News Briefs - March 2015
Jonathan Schwab Joins Housing Staff
The Office of Housing and Residence Life currently has no Director, but it recently found a new Associate Director in Mr. Jonathan Schwab. On March 2, the University announced that Mr. Sean Hirschhorn had stepped down from the position - according to one Resident Advisor, Hirschorn simply got a better job offer elsewhere - and named Mr. Schwab his successor.
Mr. Schwab has a long and illustrious history here at YU: he graduated YC as Senior Editor of The Commentator in 2011 and soon joined the faculty, first serving as a Presidential Fellow, then joining the Office of Undergraduate Admissions, and finally being appointed an Enrollment and Admissions Associate at YU Global. He is renowned at Stern College for his “Schwabbatons,” having served as the male half of the Beren campus couple for the past two years, and he is currently enrolled in both the Revel and Azrieli graduate programs. During his years as a YU student, Mr. Schwab lived in all four YU dorms (including Strenger), though his stint in Muss lasted for only a few days. Morgenstern Hall is his favorite dormitory, even though he lived there before air conditioning was installed.
Mr. Schwab sees his new job as an opportunity to work directly with students, to “foster a safe environment of inclusion and fun that supports learning,” and he has hit the ground running, with interviews for next year’s twenty Resident Advisor positions already underway. While Mr. Schwab has no plans for a system overhaul, he will be in close contact with the RA’s to think critically about all aspects of residence life, from housing applications to hosting guests, to pinpoint the stronger elements of residence life and the areas that can use improvement. Mr. Schwab is particularly fond of his office’s convenient location. “I’m really looking forward,” said Mr. Schwab, “to now being officially allowed to utilize the passageway between Belfer and Rubin.”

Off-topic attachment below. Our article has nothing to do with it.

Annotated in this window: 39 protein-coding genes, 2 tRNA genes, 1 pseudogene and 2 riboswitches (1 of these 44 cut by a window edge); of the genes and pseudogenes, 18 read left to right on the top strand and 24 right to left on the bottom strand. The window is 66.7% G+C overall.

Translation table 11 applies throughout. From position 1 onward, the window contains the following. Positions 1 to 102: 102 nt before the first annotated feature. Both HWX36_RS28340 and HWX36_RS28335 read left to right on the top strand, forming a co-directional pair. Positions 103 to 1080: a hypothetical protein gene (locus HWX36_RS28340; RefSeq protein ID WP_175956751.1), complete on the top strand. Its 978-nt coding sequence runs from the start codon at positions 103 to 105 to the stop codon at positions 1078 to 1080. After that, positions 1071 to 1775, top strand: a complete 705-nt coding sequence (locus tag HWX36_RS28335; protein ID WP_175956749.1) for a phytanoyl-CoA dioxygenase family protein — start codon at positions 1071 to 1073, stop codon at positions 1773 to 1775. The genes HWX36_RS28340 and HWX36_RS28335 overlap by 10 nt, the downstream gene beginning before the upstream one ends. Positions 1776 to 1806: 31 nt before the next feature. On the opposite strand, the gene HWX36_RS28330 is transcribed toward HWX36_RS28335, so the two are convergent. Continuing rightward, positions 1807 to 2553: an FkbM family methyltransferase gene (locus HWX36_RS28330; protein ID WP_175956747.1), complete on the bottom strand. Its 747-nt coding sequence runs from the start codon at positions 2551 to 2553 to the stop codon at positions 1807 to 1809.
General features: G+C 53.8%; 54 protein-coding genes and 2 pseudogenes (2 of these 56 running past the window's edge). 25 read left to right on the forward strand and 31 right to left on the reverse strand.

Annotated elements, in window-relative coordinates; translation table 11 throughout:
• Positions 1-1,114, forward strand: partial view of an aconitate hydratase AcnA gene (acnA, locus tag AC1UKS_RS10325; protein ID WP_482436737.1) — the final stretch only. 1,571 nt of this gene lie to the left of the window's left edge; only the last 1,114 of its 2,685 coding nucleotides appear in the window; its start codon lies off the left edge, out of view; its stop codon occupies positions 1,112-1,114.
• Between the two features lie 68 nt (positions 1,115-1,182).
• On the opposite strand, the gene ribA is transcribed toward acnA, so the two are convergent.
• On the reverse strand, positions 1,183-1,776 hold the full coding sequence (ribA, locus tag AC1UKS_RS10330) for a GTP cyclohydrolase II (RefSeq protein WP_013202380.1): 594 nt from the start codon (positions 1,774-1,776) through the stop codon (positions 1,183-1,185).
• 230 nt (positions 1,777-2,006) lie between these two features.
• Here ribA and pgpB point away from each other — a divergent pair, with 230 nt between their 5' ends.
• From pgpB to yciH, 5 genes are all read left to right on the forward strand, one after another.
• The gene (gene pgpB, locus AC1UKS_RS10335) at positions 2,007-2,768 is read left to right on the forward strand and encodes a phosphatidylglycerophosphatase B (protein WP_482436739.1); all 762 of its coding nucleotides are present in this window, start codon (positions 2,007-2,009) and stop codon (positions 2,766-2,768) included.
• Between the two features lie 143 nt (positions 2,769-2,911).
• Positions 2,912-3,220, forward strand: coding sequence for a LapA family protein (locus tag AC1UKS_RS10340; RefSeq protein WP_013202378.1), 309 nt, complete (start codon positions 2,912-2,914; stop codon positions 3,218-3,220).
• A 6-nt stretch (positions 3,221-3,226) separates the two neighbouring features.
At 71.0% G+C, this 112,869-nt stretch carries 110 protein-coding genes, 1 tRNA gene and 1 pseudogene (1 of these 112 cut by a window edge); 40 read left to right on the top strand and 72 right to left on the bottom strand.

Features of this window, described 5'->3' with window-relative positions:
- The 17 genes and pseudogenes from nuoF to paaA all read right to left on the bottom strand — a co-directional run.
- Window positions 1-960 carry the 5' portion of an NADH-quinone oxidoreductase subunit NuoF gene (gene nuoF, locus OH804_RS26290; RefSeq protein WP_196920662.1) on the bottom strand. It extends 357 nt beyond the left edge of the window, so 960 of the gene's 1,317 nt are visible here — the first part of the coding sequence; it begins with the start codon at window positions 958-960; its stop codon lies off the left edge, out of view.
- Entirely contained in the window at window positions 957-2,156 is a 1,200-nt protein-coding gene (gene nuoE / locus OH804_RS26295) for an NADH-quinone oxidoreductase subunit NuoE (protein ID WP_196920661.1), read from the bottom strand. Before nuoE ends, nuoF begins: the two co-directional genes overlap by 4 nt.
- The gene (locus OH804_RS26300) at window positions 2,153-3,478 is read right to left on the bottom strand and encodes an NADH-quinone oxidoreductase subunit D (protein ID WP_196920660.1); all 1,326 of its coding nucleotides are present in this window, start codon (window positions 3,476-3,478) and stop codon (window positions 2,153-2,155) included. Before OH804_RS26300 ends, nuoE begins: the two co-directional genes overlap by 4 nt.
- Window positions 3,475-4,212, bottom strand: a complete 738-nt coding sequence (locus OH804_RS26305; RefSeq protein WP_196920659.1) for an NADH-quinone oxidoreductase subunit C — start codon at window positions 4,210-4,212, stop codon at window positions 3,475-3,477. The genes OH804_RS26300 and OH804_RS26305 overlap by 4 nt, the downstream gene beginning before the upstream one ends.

Medical Ethics Society Spends Shabbat at Einstein
On February 20th, 32 YU and Stern students took the incredible opportunity to spend a Shabbat at Albert Einstein College of Medicine, a program that has been going on for nearly ten years. The program, organized by the Medical Ethics Society and AECOM Synagogue, allowed for students to experience the Jewish community life at Einstein while also engaging in discussion about medical, ethical, and halachic issues. This year, instead of inviting a speaker to Einstein for the weekend, Einstein students were given the opportunity to to lead the educational part of the programming and give shiurim throughout Shabbat in order to increase interaction between the undergraduates and medical students.
After Kabbalat Shabbat at the AECOM Synagogue, small groups of undergraduates were hosted by medical students for dinner, allowing for the former to get to speak with the latter in a more personal, relaxed setting. Following dinner, an oneg was held in the synagogue, at which MD student Matt Schaikewitz led an engaging discussion entitled “Brain Death in Halakha and American Law.”
The program continued on Shabbat day, when after Mussaf and a community Kiddush, MD/PhD student Jerry Karp gave an extremely comprehensive and enlightening shiur on the halachic and hashkafic issues of residency programs that are not, what he called, “Shabbos-accommodating.” The shiur also focused on several practical issues that Shabbat-observant medical students could find challenging when looking for a “Shabbos-accommodating” program, such as program location and specialty availability. After the shiur, undergraduates and medical students were invited to a group lunch where MES board member Mickey Abraham gave an inspiring speech. To close the program, Seudat Shelishit featured a discussion led by fourth year medical student Michael Kurin about the halachic perspective on abortion.